DPH Revives Pharma-Funded Meals in Massachusetts and Guts Disclosure Law
Yesterday, DPH issued temporary regulations that, unless changed, will gut the state’s drug and device marketing regulations, which were proudly heralded in 2008 as a step toward curbing drug industry marketing abuses and addressing spiraling health care costs. In a shocking capitulation to industry, the DPH regulations go even further than the amendments passed this summer by the legislature, which had weakened the ban on industry providing lavish meals to physicians. DPH would allow drug, device and biotech companies to pay for physician meals outside clinical settings, with no restrictions on the cost of the meals.
A DPH staffer acknowledged that the administration’s Mass Life Sciences Center was consulted about the language— companies meeting down the street at the BioPharm America 2012 Conference must be thrilled. Pharma’s lobbyist, Marjorie Powell, was quoted in the Globe on Thursday,, saying “the Massachusetts law was placing unnecessary restrictions on the industry as it tries to work with health care providers” and she reported meeting with DPH employees who were drafting the regulations. Yet DPH refused to meet with consumer advocates in the Massachusetts Prescription Reform Coalition, nor incorporate any of our written recommendations.
This summer, the Massachusetts legislature repealed the component of the gifts and disclosure law that prohibits pharmaceutical and device companies from giving gifts to Massachusetts doctors, nurses, and other health care providers. The amendment made it legal for the industry to provide ‘modest meals and refreshments” off-site, at restaurants and other facilities “conducive to informational communication.” DPH was then required to define these terms but it failed to do a credible job, allowing “modest” to simply mean “similar to what a health care practitioner might purchase when dining at his or her own expense.” If that isn’t bad enough, public health experts at the DPH also decided not to address the issue of industry paying for wine or alcohol. Can this possibly be reasonable, given the law’s requirement that payment for meals and refreshments be allowed only in a venue “conducive to informational communication?”
HCFA reports that at yesterday’s Public Health Council meeting to review and approve the regulations “a number of Council members were openly skeptical. One member asked about alcohol. The DPH staffer explained that they saw rationale in the law for barring alcohol. Another Council member asked how the restrictions would be enforced. Self-reporting was the answer. How would DPH know whether the ‘educational’ sessions were truly educational? The DPH replied that it would be up to the drug manufacturer to make its own decisions.”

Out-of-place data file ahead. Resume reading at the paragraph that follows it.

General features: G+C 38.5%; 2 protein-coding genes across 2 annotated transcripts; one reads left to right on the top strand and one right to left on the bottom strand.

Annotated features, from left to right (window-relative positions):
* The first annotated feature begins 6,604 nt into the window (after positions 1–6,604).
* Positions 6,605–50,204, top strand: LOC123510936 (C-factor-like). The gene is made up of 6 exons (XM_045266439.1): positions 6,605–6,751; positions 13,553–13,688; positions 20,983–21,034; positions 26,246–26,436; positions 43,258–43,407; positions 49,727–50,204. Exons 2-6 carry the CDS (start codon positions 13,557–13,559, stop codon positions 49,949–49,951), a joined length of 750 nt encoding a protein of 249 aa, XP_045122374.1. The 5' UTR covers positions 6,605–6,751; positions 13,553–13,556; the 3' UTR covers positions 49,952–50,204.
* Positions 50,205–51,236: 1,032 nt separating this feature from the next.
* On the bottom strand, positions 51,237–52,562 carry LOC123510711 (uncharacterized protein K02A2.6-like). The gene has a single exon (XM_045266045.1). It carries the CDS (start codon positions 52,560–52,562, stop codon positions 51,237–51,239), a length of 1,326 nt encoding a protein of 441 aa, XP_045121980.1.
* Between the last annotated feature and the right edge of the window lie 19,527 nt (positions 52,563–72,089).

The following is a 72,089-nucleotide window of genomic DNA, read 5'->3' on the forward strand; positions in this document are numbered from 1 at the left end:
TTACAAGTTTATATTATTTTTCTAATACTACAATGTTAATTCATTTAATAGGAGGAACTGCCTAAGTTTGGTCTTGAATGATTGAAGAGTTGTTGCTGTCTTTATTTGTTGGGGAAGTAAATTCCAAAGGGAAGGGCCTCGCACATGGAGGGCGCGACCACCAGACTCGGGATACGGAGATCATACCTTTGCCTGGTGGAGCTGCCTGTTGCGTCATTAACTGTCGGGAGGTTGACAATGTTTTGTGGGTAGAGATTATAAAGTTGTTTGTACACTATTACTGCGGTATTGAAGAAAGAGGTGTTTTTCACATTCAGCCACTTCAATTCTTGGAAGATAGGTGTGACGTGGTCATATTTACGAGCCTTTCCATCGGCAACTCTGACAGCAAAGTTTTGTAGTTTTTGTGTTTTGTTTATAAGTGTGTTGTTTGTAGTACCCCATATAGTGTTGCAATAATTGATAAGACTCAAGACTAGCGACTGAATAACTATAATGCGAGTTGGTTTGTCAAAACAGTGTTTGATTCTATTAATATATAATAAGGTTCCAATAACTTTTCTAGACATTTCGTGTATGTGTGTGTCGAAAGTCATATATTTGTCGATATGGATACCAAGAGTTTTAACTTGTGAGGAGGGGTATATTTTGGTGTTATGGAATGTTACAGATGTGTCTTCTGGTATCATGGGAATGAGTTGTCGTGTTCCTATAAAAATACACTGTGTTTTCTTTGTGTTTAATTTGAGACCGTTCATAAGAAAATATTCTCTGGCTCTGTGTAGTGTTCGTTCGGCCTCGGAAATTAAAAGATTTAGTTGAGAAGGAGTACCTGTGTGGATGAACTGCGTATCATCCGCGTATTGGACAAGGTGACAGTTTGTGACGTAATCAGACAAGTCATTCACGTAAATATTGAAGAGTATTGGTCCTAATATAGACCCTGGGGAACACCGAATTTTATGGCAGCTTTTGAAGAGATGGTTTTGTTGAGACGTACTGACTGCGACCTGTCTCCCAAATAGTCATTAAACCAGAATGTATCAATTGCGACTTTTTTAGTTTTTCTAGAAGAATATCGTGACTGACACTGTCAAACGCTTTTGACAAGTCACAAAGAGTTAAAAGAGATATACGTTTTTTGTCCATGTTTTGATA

The gifts ban and disclosure law was an early reform aimed not only at protecting patients but also reducing health care costs—an important goal for sustaining our near-universal coverage in Massachusetts. Numerous peer-reviewed studies show that marketing tactics such as providing meals and gifts influence prescribers to select the latest, most expensive drugs when generics or other lower-cost, equally effective alternatives are available.
Although the gift ban is backed up by sound policy rationales and studies, the politics have been challenging. The pharmaceutical industry teamed up with the restaurant industry and lobbied hard to withdraw the gift ban in 2009, 2010 and 201l. But now they have nearly succeeded in undermining the law, gaining far more concessions from the Patrick administration in these regulations than the legislature allowed.
The DPH regulations would end all disclosure requirements, which under the law apply not just to physicians but to all providers. The DPH regulations dismantle this system as well as the $2,000/company annual fee that supports it. The pretext is the upcoming implementation of the Physician Payments Sunshine Act in Obamacare, which requires industry to report all payments to physicians and teaching hospitals. But the MA law includes disclosure of payments to all providers, including nurse practitioners and physicians’ assistants, key primary care providers in MA who are increasingly the target of industry marketing. Such disclosures are not preempted by the federal law.
Fortunately, Massachusetts medical schools and medical centers have enacted their own policies to shield physicians, researchers, physicians-in-training and other staff from the influence of inappropriate marketing. They have instituted bans on gifts, meals, inappropriate consulting and other marketing, basing their policies on a strong commitment to medical professionalism and good patient care. These institutions acknowledge that relationships with pharmaceutical, device and biotech companies are essential for research and innovation—we all agree with the Mass Life Sciences Center on that. However, these institutions are also committed to erecting firewalls that protect patient care and medical education from industry influence. But they cannot regulate physicians that are not in their systems—the Massachusetts law bridged that gap by creating a blanket policy for all providers.
We call on patients, consumer advocates, legislators, physicians and other providers to join us in reversing the DPH emergency regulations and maintaining the letter and spirit of this important law.
—Marcia Hams, Director of Prescription Access and Quality
— Anna Dunbar-Hester, Policy AnalystThis blog was made possible by a grant from the Attorney General Consumer and Prescriber Grant Program which is funded by the multi-state settlement of consumer fraud claims regarding the marketing of the prescription drug Neurontin.